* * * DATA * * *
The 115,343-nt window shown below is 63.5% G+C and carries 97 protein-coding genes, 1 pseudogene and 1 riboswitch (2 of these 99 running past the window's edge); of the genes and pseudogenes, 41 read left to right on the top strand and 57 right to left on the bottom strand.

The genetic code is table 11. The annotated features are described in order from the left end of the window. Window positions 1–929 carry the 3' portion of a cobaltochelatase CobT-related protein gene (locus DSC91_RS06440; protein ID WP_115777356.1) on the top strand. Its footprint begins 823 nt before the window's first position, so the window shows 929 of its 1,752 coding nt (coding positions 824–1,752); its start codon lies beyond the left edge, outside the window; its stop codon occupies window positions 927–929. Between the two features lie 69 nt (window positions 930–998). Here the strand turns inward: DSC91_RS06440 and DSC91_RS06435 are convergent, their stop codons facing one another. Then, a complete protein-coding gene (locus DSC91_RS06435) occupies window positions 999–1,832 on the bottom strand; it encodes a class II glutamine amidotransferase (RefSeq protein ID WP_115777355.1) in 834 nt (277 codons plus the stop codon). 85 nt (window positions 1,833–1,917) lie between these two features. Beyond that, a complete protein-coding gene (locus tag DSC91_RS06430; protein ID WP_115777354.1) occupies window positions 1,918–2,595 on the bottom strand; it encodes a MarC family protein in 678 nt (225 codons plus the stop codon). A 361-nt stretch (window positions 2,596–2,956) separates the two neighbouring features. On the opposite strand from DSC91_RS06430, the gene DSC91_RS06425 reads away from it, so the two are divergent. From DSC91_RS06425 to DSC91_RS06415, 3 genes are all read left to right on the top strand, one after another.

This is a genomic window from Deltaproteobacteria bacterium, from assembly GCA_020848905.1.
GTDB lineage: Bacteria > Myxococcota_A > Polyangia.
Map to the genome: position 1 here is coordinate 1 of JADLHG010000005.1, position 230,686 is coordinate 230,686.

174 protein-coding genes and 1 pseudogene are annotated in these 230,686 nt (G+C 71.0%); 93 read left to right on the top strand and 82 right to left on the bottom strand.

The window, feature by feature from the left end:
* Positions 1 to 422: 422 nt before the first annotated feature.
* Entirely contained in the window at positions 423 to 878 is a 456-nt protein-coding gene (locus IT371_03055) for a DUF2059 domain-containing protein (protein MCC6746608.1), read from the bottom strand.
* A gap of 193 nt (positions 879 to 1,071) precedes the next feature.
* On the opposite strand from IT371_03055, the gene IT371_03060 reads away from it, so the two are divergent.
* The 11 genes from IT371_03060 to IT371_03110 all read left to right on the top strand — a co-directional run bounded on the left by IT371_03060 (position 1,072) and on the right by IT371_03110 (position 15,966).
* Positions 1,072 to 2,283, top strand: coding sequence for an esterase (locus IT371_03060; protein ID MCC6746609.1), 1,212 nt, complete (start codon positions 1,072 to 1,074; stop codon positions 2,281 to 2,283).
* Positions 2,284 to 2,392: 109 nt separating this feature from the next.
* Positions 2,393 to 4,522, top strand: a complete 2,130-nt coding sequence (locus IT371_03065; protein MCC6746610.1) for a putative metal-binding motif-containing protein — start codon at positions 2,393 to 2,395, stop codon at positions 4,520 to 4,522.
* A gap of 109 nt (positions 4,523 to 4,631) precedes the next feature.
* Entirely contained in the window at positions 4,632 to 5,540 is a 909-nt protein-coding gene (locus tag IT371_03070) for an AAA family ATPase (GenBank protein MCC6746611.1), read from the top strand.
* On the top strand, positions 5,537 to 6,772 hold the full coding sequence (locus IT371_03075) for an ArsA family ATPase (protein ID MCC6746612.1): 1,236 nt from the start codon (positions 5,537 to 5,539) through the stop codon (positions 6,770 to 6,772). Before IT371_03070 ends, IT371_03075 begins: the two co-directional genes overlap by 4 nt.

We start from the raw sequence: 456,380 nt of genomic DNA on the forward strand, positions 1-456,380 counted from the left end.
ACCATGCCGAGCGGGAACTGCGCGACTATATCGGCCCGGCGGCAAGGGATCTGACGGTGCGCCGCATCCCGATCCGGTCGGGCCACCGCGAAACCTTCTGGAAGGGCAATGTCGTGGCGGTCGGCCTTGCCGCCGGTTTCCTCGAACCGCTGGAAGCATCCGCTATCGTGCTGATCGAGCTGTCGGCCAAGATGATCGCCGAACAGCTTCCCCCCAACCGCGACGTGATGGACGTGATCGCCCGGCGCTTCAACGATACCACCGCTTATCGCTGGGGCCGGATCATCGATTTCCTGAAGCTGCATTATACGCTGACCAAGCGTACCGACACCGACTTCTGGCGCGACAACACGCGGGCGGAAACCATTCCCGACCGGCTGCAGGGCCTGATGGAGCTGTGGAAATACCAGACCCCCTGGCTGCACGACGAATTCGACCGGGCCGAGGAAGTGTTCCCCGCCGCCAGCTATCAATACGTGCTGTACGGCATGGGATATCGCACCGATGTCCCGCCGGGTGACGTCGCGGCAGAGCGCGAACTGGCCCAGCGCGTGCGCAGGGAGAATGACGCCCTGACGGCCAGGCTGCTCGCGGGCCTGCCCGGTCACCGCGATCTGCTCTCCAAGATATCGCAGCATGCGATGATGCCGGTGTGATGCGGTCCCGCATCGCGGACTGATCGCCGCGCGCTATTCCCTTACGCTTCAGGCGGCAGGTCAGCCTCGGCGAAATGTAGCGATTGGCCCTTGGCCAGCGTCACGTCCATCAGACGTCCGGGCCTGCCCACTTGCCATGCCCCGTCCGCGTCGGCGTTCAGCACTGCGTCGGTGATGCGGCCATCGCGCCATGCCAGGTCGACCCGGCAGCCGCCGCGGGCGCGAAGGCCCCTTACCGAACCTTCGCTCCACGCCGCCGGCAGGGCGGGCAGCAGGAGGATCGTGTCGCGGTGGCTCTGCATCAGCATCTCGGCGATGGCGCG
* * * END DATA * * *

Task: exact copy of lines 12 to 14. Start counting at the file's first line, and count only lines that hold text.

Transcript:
* The 11 genes from IT371_03060 to IT371_03110 all read left to right on the top strand — a co-directional run bounded on the left by IT371_03060 (position 1,072) and on the right by IT371_03110 (position 15,966).
* Positions 1,072 to 2,283, top strand: coding sequence for an esterase (locus IT371_03060; protein ID MCC6746609.1), 1,212 nt, complete (start codon positions 1,072 to 1,074; stop codon positions 2,281 to 2,283).
* Positions 2,284 to 2,392: 109 nt separating this feature from the next.